By Dave B.
If you’ve ever played any of the video games, you likely know the general plot of Mortal Kombat. Tournaments are held between Earth and Outworld and if Outworld wins 10 in a row, they invade Earth and enslave humanity. In this reboot of the franchise, Outworld has won nine consecutive tournaments. But instead of risking his nearly certain victory on the outcome of a the battles between Earth’s and Outworld’s champions, the soul-stealing sorcerer and leader of Outworld, Shang Tsung, decides to cheat and eliminate Earth’s competitors before the competition can begin. A past-his-prime cage fighter and the remainder of Earth’s heroes must fulfill destiny and defeat the sorcerer’s assassins.
Mortal Kombat starts off very well. The action begins nearly immediately and the violence is exquisite. For a moment or two, it looks as if the film might actually contain a moderately compelling plot. And the CGI is solid, initially. However, the movie slowly starts to deteriorate in every way. The decline is gradual, but inexorable. You don’t go into Mortal Kombat expecting Oscar-caliber writing and performances, but the dialogue is ridiculous and the acting falls somewhere between shockingly bad and atrocious. Even the action, which held immense promise in the beginning, is often lackluster. The movie gives the impression that everyone involved in making it just gave up halfway through production.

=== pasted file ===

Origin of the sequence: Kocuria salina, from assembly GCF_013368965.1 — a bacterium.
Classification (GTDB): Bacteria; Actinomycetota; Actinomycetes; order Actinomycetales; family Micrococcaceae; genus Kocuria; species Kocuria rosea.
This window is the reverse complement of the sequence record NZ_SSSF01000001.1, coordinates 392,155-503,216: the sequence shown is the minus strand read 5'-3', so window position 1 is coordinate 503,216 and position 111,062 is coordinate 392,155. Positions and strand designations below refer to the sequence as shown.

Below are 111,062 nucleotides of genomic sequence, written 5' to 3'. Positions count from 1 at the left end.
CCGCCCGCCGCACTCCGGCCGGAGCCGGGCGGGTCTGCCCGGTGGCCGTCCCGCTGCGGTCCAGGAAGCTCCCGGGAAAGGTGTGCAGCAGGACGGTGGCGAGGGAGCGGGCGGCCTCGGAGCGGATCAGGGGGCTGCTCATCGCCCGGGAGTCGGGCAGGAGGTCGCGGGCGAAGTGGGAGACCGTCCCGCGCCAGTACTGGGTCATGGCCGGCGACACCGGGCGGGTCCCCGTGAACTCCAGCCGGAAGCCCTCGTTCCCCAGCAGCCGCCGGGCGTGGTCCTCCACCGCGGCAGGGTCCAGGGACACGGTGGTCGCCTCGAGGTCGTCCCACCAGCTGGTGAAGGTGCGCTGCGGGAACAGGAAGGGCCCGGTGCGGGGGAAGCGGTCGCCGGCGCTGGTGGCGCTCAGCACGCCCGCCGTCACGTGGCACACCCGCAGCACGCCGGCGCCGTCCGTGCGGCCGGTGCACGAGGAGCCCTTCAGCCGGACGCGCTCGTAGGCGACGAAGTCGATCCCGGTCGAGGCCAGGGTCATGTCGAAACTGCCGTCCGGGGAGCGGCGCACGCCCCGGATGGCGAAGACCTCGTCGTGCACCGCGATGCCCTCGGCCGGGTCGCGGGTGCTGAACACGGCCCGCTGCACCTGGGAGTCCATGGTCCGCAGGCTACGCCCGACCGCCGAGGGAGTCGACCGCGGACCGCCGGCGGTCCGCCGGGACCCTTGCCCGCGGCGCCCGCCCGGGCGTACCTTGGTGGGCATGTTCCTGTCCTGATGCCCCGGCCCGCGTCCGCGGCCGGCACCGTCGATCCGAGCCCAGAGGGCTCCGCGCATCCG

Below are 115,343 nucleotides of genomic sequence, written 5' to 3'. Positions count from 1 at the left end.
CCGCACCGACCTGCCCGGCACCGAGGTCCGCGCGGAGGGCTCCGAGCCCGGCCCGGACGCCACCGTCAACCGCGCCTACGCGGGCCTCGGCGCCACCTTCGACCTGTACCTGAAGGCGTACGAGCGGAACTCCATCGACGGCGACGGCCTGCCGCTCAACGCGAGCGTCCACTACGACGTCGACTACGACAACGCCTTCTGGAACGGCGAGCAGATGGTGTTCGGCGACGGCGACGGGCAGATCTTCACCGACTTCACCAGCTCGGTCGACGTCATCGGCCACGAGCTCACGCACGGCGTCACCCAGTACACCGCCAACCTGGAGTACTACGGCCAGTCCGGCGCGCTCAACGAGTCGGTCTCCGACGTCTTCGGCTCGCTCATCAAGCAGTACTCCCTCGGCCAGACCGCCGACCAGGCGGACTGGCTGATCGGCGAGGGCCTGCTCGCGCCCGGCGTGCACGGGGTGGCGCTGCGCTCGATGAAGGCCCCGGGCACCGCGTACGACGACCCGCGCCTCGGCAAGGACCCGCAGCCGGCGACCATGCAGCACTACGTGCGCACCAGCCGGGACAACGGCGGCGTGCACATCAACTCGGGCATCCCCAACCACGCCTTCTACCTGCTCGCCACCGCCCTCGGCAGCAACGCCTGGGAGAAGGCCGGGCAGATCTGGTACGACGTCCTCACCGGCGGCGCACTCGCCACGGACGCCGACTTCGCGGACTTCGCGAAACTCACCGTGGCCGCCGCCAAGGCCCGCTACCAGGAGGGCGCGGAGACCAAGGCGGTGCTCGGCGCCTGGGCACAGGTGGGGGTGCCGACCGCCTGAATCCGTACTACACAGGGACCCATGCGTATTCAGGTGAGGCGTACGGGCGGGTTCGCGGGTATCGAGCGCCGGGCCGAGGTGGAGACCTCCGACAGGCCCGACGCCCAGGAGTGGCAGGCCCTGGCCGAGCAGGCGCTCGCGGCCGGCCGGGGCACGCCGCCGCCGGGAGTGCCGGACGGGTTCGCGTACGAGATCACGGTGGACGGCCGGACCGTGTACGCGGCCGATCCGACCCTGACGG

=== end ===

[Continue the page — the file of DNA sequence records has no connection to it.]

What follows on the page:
My critique of Mortal Kombat would likely be less harsh if it hadn’t begun so promisingly. That led me to be more disappointed than I otherwise may have been. At least with “Godzilla vs. Kong” there was never any glimmer of hope that it might actually be more than it was expected to be. But Mortal Kombat clearly could’ve vastly exceeded expectations, briefly tried to do so, and then completely and utterly abandoned the effort. And that’s a big part of why I can’t recommend this movie. Not even to fans of the franchise. The only way to really enjoy Mortal Kombat would be to set and maintain your expectations at the lowest possible level and then find yourself pleasantly surprised that it wasn’t quite as bad as it could’ve been. In other words, you can safely pass on this film.
Runtime: 110 Minutes
I have no clue what I'm doing, but I'll keep doing whatever it is to the best of my ability.